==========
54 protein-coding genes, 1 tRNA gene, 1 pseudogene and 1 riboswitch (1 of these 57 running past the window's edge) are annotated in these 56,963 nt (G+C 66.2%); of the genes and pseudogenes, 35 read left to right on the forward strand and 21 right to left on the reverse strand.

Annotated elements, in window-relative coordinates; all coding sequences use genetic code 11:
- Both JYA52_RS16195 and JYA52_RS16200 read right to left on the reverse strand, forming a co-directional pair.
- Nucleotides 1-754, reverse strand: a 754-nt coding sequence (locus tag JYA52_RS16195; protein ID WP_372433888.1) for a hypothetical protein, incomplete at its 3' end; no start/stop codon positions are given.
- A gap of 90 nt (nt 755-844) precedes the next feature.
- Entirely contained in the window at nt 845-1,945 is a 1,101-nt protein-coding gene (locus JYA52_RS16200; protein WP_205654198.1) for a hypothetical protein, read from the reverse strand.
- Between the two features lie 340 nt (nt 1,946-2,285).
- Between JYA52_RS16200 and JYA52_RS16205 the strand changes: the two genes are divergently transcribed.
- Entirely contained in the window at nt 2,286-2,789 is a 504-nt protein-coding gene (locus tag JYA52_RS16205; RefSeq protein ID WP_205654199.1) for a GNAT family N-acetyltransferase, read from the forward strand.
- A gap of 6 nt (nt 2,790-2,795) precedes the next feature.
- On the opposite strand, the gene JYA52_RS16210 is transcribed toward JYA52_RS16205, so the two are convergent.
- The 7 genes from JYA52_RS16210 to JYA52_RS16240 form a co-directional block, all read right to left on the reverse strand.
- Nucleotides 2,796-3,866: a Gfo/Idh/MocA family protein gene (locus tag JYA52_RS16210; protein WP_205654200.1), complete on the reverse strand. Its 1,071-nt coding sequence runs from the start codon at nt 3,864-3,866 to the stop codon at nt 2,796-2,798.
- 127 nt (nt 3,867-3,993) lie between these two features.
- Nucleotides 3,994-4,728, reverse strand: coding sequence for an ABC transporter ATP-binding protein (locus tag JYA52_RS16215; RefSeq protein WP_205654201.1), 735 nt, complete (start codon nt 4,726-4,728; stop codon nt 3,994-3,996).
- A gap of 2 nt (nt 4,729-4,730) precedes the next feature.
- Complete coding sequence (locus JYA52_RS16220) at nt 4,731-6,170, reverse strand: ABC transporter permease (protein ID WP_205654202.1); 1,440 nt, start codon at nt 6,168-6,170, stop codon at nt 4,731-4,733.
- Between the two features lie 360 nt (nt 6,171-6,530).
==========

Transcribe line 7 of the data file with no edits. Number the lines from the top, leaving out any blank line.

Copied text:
- Between the two features lie 340 nt (nt 1,946-2,285).